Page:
My Life Memoirs-12
My Life, Full of Beautiful Memories
22.My Radio Days
My radio participation was very brief but I still remember that experience. My first entry was to conduct a quiz program for a group of high school students.
When I was working in the college Mr.Veluri Sahajananda, then the programme director asked me to introduce some foreign writers to our Telugu Listeners. He was a nice gentleman who deserved people’s respect. I gave talks, on –Franz Kafka,- who wrote in German, Albert Camus- the French writer, Aleksandr Isayevich Solzhenitsyn the Russian novelist, and Boris Pasternak, another Russian writer. I am very happy to say that senior journalist Mr. M. Chalapathi Rao happened to hear them and reviewed them giving me some useful suggestions.
Mr. Sahajananda entrusted me with some rural programs. They were short, five- minute talks, basically suggestions to small farmers regarding modern farming techniques. Though I came from an agricultural family, I was not confident about my assignment.
So I prepared my talks in advance and took Mr. Sahajananda’s approval before I actually delivered them. Thanks to Mr. Sahajananda, I could do my work satisfactorily.
I joined Ms.Malladi Subbamma along with lawyer Lakshmi Devi and Avula Manjulatha in a discussion about the condition of women in our society and how laws help our women in dire circumstances. I was not very happy with my role in this program. I was a part of one or two discussions about our college education and the problems we teachers face while on duty.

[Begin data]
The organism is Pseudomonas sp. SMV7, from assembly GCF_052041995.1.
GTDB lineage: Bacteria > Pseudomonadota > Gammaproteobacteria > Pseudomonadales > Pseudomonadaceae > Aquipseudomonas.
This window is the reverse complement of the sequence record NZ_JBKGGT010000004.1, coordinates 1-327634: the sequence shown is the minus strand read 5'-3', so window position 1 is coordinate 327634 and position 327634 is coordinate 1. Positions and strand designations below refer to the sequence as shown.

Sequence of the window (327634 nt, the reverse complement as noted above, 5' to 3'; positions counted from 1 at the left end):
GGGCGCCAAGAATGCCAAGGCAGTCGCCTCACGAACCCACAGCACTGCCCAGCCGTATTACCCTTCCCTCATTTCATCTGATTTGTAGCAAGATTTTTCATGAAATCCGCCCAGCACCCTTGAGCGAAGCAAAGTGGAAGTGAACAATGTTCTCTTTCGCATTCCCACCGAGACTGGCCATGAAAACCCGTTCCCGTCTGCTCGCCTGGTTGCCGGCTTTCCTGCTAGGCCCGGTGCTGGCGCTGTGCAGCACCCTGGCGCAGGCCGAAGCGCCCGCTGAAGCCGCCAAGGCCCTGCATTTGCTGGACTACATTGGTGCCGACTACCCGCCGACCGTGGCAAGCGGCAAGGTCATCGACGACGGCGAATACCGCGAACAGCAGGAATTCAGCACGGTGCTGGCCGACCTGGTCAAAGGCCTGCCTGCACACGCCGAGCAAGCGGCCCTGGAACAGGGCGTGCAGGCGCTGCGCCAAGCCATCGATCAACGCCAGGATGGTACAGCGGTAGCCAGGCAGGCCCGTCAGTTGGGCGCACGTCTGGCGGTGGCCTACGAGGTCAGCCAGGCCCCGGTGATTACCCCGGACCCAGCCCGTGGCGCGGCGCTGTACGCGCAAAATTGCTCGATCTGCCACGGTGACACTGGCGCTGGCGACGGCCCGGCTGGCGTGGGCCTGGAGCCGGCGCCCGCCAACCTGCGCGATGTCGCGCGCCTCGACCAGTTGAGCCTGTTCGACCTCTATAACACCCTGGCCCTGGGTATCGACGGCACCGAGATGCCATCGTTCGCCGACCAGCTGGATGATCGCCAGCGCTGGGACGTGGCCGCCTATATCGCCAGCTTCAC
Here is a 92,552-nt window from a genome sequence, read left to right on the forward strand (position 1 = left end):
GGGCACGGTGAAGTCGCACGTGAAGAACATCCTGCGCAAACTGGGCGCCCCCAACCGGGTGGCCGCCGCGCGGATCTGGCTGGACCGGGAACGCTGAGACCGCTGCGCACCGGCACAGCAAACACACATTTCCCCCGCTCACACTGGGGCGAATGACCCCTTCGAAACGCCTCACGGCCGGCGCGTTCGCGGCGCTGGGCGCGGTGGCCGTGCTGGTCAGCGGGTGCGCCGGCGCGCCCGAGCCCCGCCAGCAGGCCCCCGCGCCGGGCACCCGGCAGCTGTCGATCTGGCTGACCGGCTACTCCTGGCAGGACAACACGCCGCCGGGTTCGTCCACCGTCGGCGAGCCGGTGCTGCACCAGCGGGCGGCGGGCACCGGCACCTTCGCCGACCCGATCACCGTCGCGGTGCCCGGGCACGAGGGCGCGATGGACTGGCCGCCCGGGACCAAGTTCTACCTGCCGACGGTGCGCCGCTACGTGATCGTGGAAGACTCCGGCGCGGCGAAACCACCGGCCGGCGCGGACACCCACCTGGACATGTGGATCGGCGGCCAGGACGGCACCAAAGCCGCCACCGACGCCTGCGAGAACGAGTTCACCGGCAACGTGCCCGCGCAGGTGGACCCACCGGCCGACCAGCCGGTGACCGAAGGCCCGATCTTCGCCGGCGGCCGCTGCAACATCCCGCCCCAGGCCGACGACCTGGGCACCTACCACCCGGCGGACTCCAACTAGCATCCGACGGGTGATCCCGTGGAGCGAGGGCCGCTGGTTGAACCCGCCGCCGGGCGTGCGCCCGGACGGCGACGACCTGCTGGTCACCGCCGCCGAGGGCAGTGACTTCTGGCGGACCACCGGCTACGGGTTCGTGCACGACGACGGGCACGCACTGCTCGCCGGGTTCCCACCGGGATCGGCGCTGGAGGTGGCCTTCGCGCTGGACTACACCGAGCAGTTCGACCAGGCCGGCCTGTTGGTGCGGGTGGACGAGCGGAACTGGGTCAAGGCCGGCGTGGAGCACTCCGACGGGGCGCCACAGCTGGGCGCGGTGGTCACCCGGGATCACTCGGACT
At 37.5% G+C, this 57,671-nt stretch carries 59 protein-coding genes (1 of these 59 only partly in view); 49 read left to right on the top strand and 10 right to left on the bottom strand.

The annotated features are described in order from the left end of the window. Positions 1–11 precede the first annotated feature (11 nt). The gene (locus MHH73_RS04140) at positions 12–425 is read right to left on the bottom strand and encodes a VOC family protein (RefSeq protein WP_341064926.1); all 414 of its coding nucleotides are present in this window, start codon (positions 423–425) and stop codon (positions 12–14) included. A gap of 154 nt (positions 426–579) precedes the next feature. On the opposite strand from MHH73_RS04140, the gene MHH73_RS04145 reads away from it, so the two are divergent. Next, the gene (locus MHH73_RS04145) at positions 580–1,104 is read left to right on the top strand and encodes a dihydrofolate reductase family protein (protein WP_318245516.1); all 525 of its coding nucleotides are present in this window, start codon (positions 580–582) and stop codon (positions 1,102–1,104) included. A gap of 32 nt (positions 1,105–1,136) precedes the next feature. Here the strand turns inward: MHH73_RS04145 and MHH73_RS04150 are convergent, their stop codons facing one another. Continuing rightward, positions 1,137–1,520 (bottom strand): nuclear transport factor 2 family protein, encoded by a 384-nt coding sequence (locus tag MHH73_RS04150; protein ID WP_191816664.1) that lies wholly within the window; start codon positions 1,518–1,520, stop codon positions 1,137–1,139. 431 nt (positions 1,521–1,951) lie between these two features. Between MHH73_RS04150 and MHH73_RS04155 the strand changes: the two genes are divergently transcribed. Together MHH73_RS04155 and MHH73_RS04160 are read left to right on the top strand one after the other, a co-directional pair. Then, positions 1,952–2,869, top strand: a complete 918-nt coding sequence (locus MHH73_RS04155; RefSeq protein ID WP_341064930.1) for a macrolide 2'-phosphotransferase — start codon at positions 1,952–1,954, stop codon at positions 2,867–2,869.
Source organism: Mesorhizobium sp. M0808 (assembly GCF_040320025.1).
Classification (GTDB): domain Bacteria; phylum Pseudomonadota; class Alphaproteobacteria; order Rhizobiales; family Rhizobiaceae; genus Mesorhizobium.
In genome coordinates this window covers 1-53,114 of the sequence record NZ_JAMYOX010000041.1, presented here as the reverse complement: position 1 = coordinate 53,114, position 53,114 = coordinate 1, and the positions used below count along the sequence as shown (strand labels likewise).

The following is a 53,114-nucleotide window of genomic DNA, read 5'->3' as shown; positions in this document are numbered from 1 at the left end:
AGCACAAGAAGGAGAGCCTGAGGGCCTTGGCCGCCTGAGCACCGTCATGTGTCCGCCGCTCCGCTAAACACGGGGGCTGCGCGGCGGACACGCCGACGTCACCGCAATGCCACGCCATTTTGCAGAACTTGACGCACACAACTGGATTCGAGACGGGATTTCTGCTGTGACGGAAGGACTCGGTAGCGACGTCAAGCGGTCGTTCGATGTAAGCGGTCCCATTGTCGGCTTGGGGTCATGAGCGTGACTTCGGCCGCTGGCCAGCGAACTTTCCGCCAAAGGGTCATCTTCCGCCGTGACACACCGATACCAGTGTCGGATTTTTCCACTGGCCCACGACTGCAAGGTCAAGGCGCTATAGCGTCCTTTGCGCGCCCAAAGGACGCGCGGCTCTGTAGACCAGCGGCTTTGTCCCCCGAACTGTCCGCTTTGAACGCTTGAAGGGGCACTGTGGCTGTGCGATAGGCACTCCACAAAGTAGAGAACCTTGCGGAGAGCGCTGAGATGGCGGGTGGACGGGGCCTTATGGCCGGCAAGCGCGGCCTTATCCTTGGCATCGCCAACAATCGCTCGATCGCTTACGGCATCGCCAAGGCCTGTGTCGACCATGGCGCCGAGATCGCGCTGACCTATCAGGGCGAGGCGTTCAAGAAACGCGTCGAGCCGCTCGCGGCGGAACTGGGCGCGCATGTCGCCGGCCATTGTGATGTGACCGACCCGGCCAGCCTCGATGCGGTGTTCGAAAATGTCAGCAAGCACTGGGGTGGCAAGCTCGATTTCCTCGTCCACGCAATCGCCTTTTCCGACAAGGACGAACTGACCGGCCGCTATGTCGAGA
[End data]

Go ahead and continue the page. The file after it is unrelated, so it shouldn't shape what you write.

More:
And that was the end of my association with All India Radio, Hyderabad.
23.My writing experience
My lazy attempt to put down my ideas,- what I believe in and what I talk about with all enthusiasm, – was a failure.
Innaiah encouraged me to pen my views — he heard me talking emotionally, – but, somehow, I did all talking but wrote nothing.
My first attempt in Telugu was a small collection of articles called-Nutan Vanita’ (New Woman). Innaiah got it printed in a slim book though I don’t even have a copy of it now.
Recently I was going through an old letter written to Innaiah by Mr. Sanjeev Dev Suryadevara – a philosopher, writer, painter and a man of many more attributes. He wrote that he got a copy of Nutana Vanita and had gone through it, and he appreciated my ideas and encouraged me to write. I thank him, posthumously, for his kind words.
I attempted some translations. The first one was – Memoirs of a Cat by M.N.Roy. I hope that the spirit of the book is reflected in my Telugu translation. I actually credit myself for attempting the translation of the work of such a great leader, philosopher and a writer of many books which are relevant even today.
I also translated into Telugu ‘Shodh’- a novel by the Bengali writer and a revolutionary Tasleema Nasreen.
It was serialized in Navya – Andhra Jyothi weekly by its editor Sri SriRamana, himself a noted writer in Telugu. I sought his advice in naming my translation and he appropriately suggested ‘Chelluku Chellu’and I am grateful to him for naming it and publishing it.
Once Raju’s childhood friend Ashok Atluri asked me whether I would like to translate ‘Wild Swans’ by Jung Chang, a Chinese writer. He gave me the book to go through. I said I would translate it into Telugu, and in a month’s time I did that.